Residents in areas of Leeds are being asked to take part in a new week-long programme of testing designed to help national research into the potential spread of COVID-19 variants.
This week, people living and working in the LS8 area, including parts of Harehills area and the area just north of Easterly Road, will be encouraged to take a simple COVID-19 test which will help experts build a better picture of how different strains of the virus could be transmitted.
The programme will see people living in the area who do not have any symptoms of COVID-19 invited to take a test either at home or at the Infinity Centre as well as taking part in enhanced contact tracing.
Who should get a test?
You can get tested if you live in one of these postcode areas from 22 February for a week:
- LS7 1
- LS8 1
- LS8 2
- LS8 3
- LS8 4
- LS8 5
- LS9 7
You can get a test for coronavirus if you live in targeted locations and are aged 16 years or over
You can get a test even if:
- you have no symptoms of coronavirus
- you’ve had a vaccination for coronavirus
- you’ve tested positive for coronavirus previously (but not within the last 90 days)
If you’ve recently spent time within one of the areas targeted for testing but do not live there, you should continue to follow the national restrictions and may attend the mobile testing centre.
Who should not get a test?
If you have tested positive within the last 90 days, you do not need to be tested.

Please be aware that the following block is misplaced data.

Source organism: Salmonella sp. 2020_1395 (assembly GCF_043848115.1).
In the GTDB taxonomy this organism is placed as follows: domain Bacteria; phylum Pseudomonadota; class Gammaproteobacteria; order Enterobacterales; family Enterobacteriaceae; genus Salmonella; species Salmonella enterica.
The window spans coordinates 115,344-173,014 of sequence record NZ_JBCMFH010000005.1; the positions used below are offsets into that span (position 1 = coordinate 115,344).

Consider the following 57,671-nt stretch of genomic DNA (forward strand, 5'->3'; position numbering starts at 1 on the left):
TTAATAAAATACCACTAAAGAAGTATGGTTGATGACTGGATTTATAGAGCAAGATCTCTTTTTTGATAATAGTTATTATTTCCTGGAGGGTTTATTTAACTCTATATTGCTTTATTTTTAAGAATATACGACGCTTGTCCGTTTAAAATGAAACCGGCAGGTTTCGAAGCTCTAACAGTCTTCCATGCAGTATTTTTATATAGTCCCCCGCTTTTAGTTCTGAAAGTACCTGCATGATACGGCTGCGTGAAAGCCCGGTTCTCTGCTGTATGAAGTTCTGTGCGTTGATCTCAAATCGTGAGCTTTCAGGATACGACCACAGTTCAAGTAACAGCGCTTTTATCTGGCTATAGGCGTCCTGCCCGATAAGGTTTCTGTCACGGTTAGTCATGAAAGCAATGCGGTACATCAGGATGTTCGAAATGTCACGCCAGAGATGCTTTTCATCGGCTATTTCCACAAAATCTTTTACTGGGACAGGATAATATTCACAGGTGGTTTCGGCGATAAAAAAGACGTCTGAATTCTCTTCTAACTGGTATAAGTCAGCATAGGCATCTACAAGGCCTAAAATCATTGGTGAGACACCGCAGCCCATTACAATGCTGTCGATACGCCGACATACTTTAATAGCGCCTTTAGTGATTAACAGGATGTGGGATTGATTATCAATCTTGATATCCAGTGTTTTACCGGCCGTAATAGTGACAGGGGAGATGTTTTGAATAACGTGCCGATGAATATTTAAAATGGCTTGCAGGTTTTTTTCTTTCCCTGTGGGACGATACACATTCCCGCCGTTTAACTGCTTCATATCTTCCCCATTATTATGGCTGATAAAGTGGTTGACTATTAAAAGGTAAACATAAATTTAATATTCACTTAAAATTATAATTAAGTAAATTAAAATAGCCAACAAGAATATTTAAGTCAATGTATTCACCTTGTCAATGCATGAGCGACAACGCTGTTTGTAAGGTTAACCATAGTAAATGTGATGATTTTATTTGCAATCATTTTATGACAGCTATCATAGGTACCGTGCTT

How to get a test?
You can get a test by attending the Infinity Centre, Conway Road, Leeds LS8 5JH between 10am and 3.30pm from Monday 22 February until Sunday 28. Volunteers will also be going door-to-door to help as many people get a test as possible.
What happens after your test?
If you test positive, your test will be sent to a laboratory for genomic sequencing.
You must isolate with your household and follow the guidance for households with possible or confirmed coronavirus infections. Public Health England will carry out enhanced tracing of close contacts of confirmed cases of the variant.
There is currently no evidence that variants cause more severe illness.
Positive tests from institutions within these specific locations, such as care homes, will also be sent for genomic sequencing.
Even if you test negative you should continue to follow the national lockdown rules.